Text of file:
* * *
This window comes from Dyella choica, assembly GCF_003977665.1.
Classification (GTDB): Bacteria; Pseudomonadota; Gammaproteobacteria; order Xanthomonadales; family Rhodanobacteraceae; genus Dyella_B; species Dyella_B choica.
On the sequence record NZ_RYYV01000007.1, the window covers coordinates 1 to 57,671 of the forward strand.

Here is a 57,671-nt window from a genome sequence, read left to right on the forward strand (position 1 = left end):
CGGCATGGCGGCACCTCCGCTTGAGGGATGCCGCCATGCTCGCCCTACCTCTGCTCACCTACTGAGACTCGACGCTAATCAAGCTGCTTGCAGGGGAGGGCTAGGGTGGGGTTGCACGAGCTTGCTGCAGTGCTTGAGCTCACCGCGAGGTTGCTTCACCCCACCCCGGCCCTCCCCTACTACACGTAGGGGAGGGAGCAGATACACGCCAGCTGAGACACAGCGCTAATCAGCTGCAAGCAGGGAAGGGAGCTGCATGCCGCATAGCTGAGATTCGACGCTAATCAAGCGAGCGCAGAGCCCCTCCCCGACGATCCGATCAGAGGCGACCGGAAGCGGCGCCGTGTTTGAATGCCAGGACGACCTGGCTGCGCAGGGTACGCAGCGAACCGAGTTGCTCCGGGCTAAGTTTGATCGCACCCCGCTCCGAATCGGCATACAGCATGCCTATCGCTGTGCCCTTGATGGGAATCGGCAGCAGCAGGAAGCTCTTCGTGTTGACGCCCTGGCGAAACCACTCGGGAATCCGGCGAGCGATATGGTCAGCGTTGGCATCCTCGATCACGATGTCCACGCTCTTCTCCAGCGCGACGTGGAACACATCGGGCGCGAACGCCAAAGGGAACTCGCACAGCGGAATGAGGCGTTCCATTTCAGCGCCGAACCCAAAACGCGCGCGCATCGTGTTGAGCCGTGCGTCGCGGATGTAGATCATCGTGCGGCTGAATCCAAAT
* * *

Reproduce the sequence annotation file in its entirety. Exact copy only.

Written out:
This window comes from Dyella choica, assembly GCF_003977665.1.
Classification (GTDB): Bacteria; Pseudomonadota; Gammaproteobacteria; order Xanthomonadales; family Rhodanobacteraceae; genus Dyella_B; species Dyella_B choica.
On the sequence record NZ_RYYV01000007.1, the window covers coordinates 1 to 57,671 of the forward strand.

Here is a 57,671-nt window from a genome sequence, read left to right on the forward strand (position 1 = left end):
CGGCATGGCGGCACCTCCGCTTGAGGGATGCCGCCATGCTCGCCCTACCTCTGCTCACCTACTGAGACTCGACGCTAATCAAGCTGCTTGCAGGGGAGGGCTAGGGTGGGGTTGCACGAGCTTGCTGCAGTGCTTGAGCTCACCGCGAGGTTGCTTCACCCCACCCCGGCCCTCCCCTACTACACGTAGGGGAGGGAGCAGATACACGCCAGCTGAGACACAGCGCTAATCAGCTGCAAGCAGGGAAGGGAGCTGCATGCCGCATAGCTGAGATTCGACGCTAATCAAGCGAGCGCAGAGCCCCTCCCCGACGATCCGATCAGAGGCGACCGGAAGCGGCGCCGTGTTTGAATGCCAGGACGACCTGGCTGCGCAGGGTACGCAGCGAACCGAGTTGCTCCGGGCTAAGTTTGATCGCACCCCGCTCCGAATCGGCATACAGCATGCCTATCGCTGTGCCCTTGATGGGAATCGGCAGCAGCAGGAAGCTCTTCGTGTTGACGCCCTGGCGAAACCACTCGGGAATCCGGCGAGCGATATGGTCAGCGTTGGCATCCTCGATCACGATGTCCACGCTCTTCTCCAGCGCGACGTGGAACACATCGGGCGCGAACGCCAAAGGGAACTCGCACAGCGGAATGAGGCGTTCCATTTCAGCGCCGAACCCAAAACGCGCGCGCATCGTGTTGAGCCGTGCGTCGCGGATGTAGATCATCGTGCGGCTGAATCCAAAT